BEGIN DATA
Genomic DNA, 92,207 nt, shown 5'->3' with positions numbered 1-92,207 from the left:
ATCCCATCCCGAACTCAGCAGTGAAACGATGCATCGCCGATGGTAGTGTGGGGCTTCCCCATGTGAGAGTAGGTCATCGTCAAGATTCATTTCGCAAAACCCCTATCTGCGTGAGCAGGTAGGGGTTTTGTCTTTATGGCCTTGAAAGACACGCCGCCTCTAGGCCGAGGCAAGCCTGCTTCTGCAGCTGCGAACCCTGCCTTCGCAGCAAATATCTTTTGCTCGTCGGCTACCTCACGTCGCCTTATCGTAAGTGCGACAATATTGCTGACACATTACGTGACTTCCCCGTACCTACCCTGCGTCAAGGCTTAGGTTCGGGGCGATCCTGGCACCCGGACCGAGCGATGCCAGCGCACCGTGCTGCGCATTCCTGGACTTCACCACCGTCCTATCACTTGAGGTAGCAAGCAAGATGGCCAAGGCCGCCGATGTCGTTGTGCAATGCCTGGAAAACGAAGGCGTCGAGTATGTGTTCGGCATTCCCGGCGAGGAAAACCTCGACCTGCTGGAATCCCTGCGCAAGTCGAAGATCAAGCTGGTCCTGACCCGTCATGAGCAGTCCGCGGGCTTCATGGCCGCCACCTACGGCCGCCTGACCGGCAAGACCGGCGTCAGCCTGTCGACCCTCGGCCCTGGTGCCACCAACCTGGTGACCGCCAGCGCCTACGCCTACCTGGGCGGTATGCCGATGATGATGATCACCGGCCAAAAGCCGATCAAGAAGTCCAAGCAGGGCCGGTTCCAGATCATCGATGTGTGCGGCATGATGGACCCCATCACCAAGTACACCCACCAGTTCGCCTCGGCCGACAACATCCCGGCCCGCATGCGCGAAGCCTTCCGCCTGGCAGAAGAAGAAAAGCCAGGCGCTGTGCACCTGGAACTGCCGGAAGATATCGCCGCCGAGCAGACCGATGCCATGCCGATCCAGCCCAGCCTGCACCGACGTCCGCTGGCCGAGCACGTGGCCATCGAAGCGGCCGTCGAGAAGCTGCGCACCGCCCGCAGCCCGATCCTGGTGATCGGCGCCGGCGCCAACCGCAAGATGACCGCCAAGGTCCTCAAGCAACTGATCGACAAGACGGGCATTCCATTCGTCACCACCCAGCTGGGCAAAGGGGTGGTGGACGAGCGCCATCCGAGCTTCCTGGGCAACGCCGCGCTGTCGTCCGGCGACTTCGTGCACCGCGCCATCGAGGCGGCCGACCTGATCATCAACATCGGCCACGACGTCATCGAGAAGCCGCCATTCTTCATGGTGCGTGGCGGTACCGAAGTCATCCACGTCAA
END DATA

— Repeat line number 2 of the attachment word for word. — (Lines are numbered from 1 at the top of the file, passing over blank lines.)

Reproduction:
ATCCCATCCCGAACTCAGCAGTGAAACGATGCATCGCCGATGGTAGTGTGGGGCTTCCCCATGTGAGAGTAGGTCATCGTCAAGATTCATTTCGCAAAACCCCTATCTGCGTGAGCAGGTAGGGGTTTTGTCTTTATGGCCTTGAAAGACACGCCGCCTCTAGGCCGAGGCAAGCCTGCTTCTGCAGCTGCGAACCCTGCCTTCGCAGCAAATATCTTTTGCTCGTCGGCTACCTCACGTCGCCTTATCGTAAGTGCGACAATATTGCTGACACATTACGTGACTTCCCCGTACCTACCCTGCGTCAAGGCTTAGGTTCGGGGCGATCCTGGCACCCGGACCGAGCGATGCCAGCGCACCGTGCTGCGCATTCCTGGACTTCACCACCGTCCTATCACTTGAGGTAGCAAGCAAGATGGCCAAGGCCGCCGATGTCGTTGTGCAATGCCTGGAAAACGAAGGCGTCGAGTATGTGTTCGGCATTCCCGGCGAGGAAAACCTCGACCTGCTGGAATCCCTGCGCAAGTCGAAGATCAAGCTGGTCCTGACCCGTCATGAGCAGTCCGCGGGCTTCATGGCCGCCACCTACGGCCGCCTGACCGGCAAGACCGGCGTCAGCCTGTCGACCCTCGGCCCTGGTGCCACCAACCTGGTGACCGCCAGCGCCTACGCCTACCTGGGCGGTATGCCGATGATGATGATCACCGGCCAAAAGCCGATCAAGAAGTCCAAGCAGGGCCGGTTCCAGATCATCGATGTGTGCGGCATGATGGACCCCATCACCAAGTACACCCACCAGTTCGCCTCGGCCGACAACATCCCGGCCCGCATGCGCGAAGCCTTCCGCCTGGCAGAAGAAGAAAAGCCAGGCGCTGTGCACCTGGAACTGCCGGAAGATATCGCCGCCGAGCAGACCGATGCCATGCCGATCCAGCCCAGCCTGCACCGACGTCCGCTGGCCGAGCACGTGGCCATCGAAGCGGCCGTCGAGAAGCTGCGCACCGCCCGCAGCCCGATCCTGGTGATCGGCGCCGGCGCCAACCGCAAGATGACCGCCAAGGTCCTCAAGCAACTGATCGACAAGACGGGCATTCCATTCGTCACCACCCAGCTGGGCAAAGGGGTGGTGGACGAGCGCCATCCGAGCTTCCTGGGCAACGCCGCGCTGTCGTCCGGCGACTTCGTGCACCGCGCCATCGAGGCGGCCGACCTGATCATCAACATCGGCCACGACGTCATCGAGAAGCCGCCATTCTTCATGGTGCGTGGCGGTACCGAAGTCATCCACGTCAA